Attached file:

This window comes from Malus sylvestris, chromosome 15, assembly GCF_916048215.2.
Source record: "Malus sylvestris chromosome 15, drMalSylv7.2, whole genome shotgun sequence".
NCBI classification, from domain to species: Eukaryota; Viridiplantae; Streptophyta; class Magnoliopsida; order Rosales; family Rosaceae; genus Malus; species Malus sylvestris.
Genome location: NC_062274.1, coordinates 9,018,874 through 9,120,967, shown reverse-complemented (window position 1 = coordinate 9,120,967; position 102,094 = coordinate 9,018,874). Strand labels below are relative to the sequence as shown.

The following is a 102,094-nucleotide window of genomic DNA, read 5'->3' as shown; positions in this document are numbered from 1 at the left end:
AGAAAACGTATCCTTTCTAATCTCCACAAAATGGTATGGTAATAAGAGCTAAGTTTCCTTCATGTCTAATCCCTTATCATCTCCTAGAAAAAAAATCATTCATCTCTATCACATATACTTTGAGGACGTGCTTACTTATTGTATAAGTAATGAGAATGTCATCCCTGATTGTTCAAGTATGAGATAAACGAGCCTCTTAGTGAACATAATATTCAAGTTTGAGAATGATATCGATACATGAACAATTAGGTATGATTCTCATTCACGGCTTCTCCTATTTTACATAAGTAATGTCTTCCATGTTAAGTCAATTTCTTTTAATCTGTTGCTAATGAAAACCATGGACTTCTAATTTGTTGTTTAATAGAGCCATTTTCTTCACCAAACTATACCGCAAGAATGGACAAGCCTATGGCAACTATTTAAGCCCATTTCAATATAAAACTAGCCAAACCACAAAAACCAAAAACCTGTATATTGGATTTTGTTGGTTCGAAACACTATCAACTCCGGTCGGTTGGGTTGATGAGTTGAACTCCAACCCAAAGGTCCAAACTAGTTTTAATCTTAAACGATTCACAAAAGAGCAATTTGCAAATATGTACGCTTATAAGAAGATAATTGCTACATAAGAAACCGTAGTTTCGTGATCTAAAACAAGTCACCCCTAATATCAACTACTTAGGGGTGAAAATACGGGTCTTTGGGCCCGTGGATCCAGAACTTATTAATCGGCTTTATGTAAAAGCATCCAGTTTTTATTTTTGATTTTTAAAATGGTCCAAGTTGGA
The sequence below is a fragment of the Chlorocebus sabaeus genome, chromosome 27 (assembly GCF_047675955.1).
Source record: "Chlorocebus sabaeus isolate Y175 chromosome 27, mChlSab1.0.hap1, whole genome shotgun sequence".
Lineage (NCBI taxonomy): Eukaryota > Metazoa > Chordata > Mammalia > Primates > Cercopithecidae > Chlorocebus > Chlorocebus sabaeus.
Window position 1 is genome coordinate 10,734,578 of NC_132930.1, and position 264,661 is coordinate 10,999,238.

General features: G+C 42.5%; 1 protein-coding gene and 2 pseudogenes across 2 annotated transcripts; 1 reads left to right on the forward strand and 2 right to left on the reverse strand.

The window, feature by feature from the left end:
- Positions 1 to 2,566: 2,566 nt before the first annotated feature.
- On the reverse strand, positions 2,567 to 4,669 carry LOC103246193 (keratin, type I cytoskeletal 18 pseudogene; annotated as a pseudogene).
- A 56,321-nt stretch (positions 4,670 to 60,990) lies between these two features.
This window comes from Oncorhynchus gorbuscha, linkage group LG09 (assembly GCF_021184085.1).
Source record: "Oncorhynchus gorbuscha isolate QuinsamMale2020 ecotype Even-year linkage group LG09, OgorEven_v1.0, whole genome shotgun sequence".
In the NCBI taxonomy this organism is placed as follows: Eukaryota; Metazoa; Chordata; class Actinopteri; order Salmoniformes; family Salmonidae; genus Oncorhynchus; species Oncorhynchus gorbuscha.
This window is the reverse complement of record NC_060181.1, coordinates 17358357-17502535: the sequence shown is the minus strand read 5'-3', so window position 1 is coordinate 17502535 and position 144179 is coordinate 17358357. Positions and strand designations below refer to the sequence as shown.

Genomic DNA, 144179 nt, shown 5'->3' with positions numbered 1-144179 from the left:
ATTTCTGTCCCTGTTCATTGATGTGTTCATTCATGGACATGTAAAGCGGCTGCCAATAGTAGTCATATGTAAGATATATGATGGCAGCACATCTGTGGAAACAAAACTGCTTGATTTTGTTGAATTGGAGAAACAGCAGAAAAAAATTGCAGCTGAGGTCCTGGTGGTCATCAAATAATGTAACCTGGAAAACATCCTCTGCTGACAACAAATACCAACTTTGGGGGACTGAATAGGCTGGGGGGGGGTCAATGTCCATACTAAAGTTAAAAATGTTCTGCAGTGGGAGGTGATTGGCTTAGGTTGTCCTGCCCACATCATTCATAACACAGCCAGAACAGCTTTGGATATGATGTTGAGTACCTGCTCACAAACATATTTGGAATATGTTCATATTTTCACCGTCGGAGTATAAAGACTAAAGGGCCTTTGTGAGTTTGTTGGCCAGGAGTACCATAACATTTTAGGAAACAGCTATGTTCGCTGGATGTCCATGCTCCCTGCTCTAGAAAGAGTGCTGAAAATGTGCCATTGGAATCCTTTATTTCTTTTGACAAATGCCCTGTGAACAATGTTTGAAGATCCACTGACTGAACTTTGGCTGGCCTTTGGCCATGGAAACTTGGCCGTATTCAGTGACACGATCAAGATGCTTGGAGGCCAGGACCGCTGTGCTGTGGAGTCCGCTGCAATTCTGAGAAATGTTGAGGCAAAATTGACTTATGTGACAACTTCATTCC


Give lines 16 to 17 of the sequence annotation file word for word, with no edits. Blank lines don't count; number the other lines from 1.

This window comes from Oncorhynchus gorbuscha, linkage group LG09 (assembly GCF_021184085.1).
Source record: "Oncorhynchus gorbuscha isolate QuinsamMale2020 ecotype Even-year linkage group LG09, OgorEven_v1.0, whole genome shotgun sequence".